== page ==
A team of Chinese scientists claimed to have enhanced the safety of the world’s most powerful yet unstable non-nuclear explosive, CL-20. Beijing claims to lead what is known as energetics technologies pioneered by the US.
With a blast more devastating than TNT and RDX, CL-20 can deliver powerful discharges and energy from even moderate amounts.
The feat by the team of scientists led by Guo Changping from the Sichuan Military and Civilian Co-Innovation Center is expected to allow mass production, which is nearly impossible owing to its extreme sensitivity to any shock.
This has reportedly made China the only country with the industrial capability to scale up material production. It has also used the explosive in some of its newest weapons.
New Handling Process
The mass production of CL-20 is extremely difficult owing to the impossibility of preventing shock and heavy movements at industrial and factory levels. But Guo’s team developed a new nanotechnology that can help synthesize CL-20 composites with ultra-high stability, according to the South China Morning Post (SCMP).
A subsequent test confirmed it’s a higher threshold to shock and hits. In a falling hammer test, the impact sensitivity (‘H50 value’) of the new CL-20 explosive was 68 cm (26.8 inches), much higher than that of the original material at 13 cm.
Falling hammer tests involve dropping a weight onto a sample of explosive material from a specified height and measuring whether it detonated. The height at which half of the samples detonate is known as the H50 value and is used to measure impact sensitivity.
“CL-20 has a high mechanical sensitivity, which makes it prone to safety accidents during its development, production, storage, transport, and use due to friction and impact. Its safety performance needs to be improved,” Guo’s team said in a peer-reviewed paper published in the Chinese Journal of Explosives and Propellants in April.
“We are seeking a new method to break through the current technology barriers. It will inspire the design and preparation of the future high-security, high-energy propellants, and explosive formulas,” the SCMP report further quoted the scientists.
China’s Research in High Energetic Materials
China has been involved in CL-20 research since the 1970s, with leading explosives and energetics materials scientist Yu Yongzhong proposing using cage-shaped compounds as a new method of researching high-energy explosives.
Yu developed detonation devices for China’s nuclear warheads.
He introduced a ‘two-dimensional’ flat ring structure of explosive materials to a ‘three-dimensional’ cage-like structure, which led to the synthesis of 797#, the world’s first cage structure explosive material in 1979.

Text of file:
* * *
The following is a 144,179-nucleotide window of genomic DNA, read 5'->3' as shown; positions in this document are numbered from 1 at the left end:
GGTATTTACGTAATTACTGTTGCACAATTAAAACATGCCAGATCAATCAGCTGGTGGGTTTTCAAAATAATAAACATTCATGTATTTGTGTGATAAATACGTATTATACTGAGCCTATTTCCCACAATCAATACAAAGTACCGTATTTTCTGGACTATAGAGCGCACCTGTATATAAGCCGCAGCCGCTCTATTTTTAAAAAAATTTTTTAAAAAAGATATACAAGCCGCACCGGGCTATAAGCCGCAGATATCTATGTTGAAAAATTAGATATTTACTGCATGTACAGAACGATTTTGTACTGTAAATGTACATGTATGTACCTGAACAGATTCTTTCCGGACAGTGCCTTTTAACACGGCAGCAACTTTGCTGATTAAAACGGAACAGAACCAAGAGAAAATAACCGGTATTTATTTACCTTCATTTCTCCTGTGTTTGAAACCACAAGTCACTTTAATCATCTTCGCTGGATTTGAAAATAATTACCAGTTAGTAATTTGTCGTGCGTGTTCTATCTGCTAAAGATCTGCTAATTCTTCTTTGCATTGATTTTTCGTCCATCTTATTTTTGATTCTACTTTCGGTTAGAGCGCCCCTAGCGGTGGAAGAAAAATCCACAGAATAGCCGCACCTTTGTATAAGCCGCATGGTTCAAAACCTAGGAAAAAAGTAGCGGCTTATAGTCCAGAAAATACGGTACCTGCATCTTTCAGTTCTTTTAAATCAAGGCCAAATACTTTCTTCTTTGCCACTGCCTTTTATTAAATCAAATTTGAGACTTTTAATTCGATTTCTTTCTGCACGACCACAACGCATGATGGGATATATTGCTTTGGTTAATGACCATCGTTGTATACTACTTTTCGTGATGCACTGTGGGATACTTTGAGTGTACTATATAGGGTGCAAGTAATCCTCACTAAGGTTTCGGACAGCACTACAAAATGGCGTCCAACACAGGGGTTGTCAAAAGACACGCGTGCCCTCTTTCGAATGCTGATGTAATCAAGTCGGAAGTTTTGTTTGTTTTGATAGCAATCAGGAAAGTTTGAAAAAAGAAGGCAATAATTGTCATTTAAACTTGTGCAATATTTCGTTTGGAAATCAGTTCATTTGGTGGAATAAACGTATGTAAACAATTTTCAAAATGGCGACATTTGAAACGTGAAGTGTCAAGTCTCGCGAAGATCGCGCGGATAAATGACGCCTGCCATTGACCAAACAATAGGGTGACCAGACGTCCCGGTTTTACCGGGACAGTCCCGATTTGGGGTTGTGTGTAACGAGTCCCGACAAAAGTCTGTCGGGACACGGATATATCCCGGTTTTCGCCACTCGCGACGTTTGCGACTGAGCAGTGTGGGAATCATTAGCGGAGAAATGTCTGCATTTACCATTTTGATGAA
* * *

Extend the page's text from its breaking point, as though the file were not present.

In 1994, he synthesized the first CL-20 compound in his laboratory and reported the discovery in some Chinese-language journals.
High explosive and new energetic materials like the CL-20 can deliver a higher amount of explosive power from a certain proportion. This helps reduce the size of the warhead, leaving more space inside the missile and allowing other systems to be installed that enhance guidance, target acquisition, and accuracy.
Otherwise, it simply helps reduce the size of the missile with smaller missiles projectiles with longer range and speed that can be carried on an aircraft, increasing its payload.
The tactical benefits of smaller missiles with longer ranges and speed with deadlier warheads in a theater like the Western Pacific are immense.
US Lagging Behind
Energetics development declined in the United States owing to the Pentagon’s focus on increasing the accuracy of weapons to realize greater lethality rather than explosive power. This was according to a 2021 Energetics Technology Center report the Pentagon commissioned following a mandate by the US Congress.
Between 1989 and 2011, US expenditure on munitions R&D decreased by 45 percent. Over the last two decades of the Iraq and Afghanistan wars, where the US fought non-state actors with no professional militaries, it cut the munitions budget to fund the development of large platforms like ships and aircraft.
China, in the meanwhile, caught up with massive investments in research and development (R&D) in high-energy explosives, almost becoming a world leader in technology.
Data from Georgetown’s Center for Strategic and Emerging Technologies, over the last five years, says Chinese researchers in energetics materials have published nearly seven times as many papers as their American counterparts.
Moreover, the dangers and lethality of handling explosives and their limited civilian applications Due to the dangers of handling explosives, and limited civilian applications of the materials involved, they have been entirely developed and manufactured in US government facilities.
This also led to obsolescence in production, storage, and oversight processes, where mass production of materials like the CL-20 cannot occur.